Coming off a successful 2017-2018 season, the swimming and diving team officially started its practices with timed trials, preparing for the season’s first meet in two weeks. Last year, the women’s team placed fifth in the NESCAC Swimming and Diving Championship, with a program-record points total, and the men secured fourth for a program-best finish at the meet.
A number of athletes also competed at the NCAA Championships last spring, including six returning athletes. Sterling Dixon ’19 and Marshall Lowery ’20 qualified in the 200 and 400 IM and 200 backstroke respectively, while Mary Laurita ’21 and Amanda Banasiak ’20 competed in relay events. On the men’s side, Karl Sarier ’19 qualified for the 100 and 200 freestyle while Mitchell Ryan ’19 qualified for 1-meter and 3-meter diving.
The team hopes to build on its past achievements as it heads into the season, and is already hard at work according to Head Coach Brad Burnham.
“Swimming is unique [because] we use meets to see how much people are learning. We don’t have the expectation that anyone will be very good in the first semester, so instead it’s more about what we want to see for the future. What seeds are they planting right now that will show up in January and February,” said Burnham.
Burnham is only the second coach in the history of the swim and dive team after joining the program in 2000. He has guided the Polar Bears to numerous outstanding seasons and several All-American honors in one of the most competitive conferences in Division III swimming.
“Burnham is known in the swimming world for his drills focusing on technique with his swimmers,” said Dixon. “When you get to the age where you’re at college you need to break things down and see what other ways you can fix your stroke to get faster and [Burnham] is really great at doing that.”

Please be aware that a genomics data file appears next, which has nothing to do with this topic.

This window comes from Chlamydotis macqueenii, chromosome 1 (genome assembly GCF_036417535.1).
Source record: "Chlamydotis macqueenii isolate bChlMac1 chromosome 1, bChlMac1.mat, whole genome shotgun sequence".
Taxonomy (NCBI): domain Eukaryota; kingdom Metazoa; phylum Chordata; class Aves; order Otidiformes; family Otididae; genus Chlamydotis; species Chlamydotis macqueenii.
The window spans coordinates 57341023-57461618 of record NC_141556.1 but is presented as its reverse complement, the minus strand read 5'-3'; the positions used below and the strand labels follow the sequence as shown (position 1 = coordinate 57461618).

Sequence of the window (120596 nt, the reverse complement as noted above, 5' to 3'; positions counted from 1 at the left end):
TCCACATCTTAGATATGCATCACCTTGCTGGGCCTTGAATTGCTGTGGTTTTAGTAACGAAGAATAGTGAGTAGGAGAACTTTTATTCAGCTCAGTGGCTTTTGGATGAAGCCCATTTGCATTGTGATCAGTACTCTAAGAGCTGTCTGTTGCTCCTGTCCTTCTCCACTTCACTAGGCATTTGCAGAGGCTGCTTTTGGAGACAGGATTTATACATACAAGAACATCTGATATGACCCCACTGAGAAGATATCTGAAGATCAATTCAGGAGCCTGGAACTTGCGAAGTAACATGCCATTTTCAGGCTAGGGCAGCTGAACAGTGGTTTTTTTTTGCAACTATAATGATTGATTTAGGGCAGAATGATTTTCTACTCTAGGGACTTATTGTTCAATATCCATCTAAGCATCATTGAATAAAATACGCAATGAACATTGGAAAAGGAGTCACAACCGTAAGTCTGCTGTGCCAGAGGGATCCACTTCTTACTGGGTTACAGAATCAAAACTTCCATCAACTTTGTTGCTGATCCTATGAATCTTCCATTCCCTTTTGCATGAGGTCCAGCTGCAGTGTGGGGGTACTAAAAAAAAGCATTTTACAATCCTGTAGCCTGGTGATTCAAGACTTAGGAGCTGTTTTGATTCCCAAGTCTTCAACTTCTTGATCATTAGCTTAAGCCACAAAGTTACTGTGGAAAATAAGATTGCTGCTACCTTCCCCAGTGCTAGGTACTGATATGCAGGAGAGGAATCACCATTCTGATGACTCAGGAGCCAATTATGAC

The other half of the swim team, the diving program, is continuing to grow. According to Head Coach Kelsey Willard, the number of members has nearly tripled since she started coaching at Bowdoin in 2014.
Willard has been awarded the NESCAC Women’s Diving Coach of the Year award twice, in 2016 and 2017. Her encouragement and faith in the team has driven it to success.
“There are a lot of times where diving is more of a mental sport over a physical sport, and you can be on three meter, staring at the bottom of the pool, knowing it’s really high and that you’re learning a new dive, but she’s constantly encouraging and is really good at saying ‘Well I know you can do it,’” said Captain Becca Stern ’19.
This season, the diving team hopes to recognize and build upon small victories throughout the season.
“I encourage my divers to acknowledge all of their victories, no matter how seemingly insignificant,” Willard wrote in an email to the Orient.
In addition to achieving performance goals, the team is focused on creating a welcoming environment for new and returning athletes. Although swimming is an individual sport, swimmer Alex Burns ’21 says team members bond with whom they train.
“When you do a really hard set with a group of six guys, the six of you bond through that,” said Burns. “We’re all really proud of each other as a team. But the guys you swim with in your lane and the guys who [are in the] lane next to you, they’re the ones you’re patting on the back after practice. You’ve got camaraderie within the camaraderie of the whole team.”
The team will host its first meet Saturday, November 17 in Greason Pool at 12 p.m. against MIT and Worcester Polytechnic Institute. It will be the first opportunity for the team to showcase some new skills and positive outlook.
“Our coach says that we want to be the team that’s known for cheering each other [on] at the end of the lanes,” said Dixon. “Of course we want to be known for swimming fast and diving well, [too], but if we don’t, we still know that we were cheering for each other and rooting for each other as a whole.”